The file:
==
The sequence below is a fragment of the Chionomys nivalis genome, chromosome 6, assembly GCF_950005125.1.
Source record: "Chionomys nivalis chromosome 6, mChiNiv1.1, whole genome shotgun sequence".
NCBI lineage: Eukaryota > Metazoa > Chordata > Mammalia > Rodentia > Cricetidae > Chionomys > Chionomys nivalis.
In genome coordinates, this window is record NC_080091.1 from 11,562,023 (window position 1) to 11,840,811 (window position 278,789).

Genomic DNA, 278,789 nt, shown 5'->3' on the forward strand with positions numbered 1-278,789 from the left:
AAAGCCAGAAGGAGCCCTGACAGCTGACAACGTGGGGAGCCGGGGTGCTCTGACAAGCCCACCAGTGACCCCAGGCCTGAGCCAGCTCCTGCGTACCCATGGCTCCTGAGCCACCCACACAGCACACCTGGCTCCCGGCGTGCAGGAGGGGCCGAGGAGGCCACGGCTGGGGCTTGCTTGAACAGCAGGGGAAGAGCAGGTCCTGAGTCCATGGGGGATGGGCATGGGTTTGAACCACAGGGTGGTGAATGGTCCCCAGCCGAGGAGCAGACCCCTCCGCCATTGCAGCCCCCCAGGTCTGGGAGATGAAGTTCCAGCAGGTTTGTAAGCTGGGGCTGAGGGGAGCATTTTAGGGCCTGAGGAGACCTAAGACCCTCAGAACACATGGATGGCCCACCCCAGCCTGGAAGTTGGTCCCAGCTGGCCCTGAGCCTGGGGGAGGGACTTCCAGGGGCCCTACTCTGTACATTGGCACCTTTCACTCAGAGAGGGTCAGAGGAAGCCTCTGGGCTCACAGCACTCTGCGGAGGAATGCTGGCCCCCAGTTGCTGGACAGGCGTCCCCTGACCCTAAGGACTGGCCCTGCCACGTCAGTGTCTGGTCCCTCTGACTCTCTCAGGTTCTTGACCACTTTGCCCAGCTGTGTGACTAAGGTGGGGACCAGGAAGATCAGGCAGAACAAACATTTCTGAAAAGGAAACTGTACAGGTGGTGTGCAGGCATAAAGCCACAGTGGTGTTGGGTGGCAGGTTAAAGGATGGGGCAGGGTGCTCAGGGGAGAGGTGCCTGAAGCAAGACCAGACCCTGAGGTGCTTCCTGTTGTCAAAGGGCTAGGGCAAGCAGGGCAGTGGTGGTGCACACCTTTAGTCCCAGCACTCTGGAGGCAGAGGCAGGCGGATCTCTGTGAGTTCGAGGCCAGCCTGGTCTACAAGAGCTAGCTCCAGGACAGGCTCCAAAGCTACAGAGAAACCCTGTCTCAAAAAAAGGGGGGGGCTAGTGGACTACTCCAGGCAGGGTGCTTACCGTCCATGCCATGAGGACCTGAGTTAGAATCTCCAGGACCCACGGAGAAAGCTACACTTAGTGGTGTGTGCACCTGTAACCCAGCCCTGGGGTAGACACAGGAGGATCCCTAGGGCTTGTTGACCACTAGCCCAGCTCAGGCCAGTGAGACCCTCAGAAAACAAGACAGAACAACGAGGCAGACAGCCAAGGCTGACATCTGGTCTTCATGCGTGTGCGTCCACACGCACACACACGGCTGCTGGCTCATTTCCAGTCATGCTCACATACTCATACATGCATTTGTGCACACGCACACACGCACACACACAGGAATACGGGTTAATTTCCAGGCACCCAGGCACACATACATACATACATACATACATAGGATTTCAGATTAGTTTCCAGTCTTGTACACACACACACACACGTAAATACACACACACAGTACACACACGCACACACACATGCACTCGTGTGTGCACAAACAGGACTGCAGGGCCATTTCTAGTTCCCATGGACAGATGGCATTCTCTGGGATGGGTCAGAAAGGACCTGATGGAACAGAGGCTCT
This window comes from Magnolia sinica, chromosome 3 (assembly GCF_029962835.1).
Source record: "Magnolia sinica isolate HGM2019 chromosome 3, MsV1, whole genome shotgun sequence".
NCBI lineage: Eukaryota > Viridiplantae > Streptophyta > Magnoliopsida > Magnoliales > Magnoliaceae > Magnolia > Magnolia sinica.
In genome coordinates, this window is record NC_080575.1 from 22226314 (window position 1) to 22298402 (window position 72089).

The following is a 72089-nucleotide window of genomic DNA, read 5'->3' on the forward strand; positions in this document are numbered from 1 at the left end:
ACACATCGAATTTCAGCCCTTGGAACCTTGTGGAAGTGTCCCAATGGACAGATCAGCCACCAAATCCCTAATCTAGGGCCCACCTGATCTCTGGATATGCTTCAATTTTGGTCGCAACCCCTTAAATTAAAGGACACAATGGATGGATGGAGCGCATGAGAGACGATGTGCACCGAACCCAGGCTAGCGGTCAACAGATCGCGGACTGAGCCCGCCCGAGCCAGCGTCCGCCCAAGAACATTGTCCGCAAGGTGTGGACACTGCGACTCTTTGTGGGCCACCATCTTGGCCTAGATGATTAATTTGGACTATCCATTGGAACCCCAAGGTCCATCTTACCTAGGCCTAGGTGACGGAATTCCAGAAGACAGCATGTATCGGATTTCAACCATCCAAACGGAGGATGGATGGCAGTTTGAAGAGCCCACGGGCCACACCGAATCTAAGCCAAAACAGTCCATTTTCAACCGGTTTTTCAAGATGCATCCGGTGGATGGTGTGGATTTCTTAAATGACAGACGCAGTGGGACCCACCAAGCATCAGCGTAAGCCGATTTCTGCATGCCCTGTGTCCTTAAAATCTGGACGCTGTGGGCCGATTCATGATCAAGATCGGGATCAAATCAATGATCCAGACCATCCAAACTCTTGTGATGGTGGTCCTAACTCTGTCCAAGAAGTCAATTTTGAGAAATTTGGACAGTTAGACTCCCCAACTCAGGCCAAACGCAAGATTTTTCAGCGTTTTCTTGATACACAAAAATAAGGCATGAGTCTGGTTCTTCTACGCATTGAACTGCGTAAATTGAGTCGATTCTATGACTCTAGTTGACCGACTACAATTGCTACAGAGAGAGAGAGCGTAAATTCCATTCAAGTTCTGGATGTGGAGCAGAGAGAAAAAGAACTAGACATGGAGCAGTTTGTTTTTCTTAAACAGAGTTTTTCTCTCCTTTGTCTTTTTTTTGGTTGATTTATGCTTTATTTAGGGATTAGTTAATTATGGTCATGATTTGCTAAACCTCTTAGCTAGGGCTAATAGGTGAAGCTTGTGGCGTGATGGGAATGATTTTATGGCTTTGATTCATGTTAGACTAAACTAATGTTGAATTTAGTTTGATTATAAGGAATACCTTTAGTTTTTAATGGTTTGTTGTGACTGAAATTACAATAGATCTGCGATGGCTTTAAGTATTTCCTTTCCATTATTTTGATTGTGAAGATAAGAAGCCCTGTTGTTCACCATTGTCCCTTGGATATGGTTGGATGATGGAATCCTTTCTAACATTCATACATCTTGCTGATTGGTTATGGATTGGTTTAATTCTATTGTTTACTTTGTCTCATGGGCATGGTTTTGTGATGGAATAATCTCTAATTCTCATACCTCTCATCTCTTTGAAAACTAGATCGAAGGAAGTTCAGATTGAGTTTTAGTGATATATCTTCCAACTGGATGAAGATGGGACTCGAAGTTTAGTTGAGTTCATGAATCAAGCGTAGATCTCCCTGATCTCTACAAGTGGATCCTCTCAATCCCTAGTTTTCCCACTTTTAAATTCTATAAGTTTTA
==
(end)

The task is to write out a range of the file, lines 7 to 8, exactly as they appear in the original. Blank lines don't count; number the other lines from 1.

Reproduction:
This window comes from Magnolia sinica, chromosome 3 (assembly GCF_029962835.1).
Source record: "Magnolia sinica isolate HGM2019 chromosome 3, MsV1, whole genome shotgun sequence".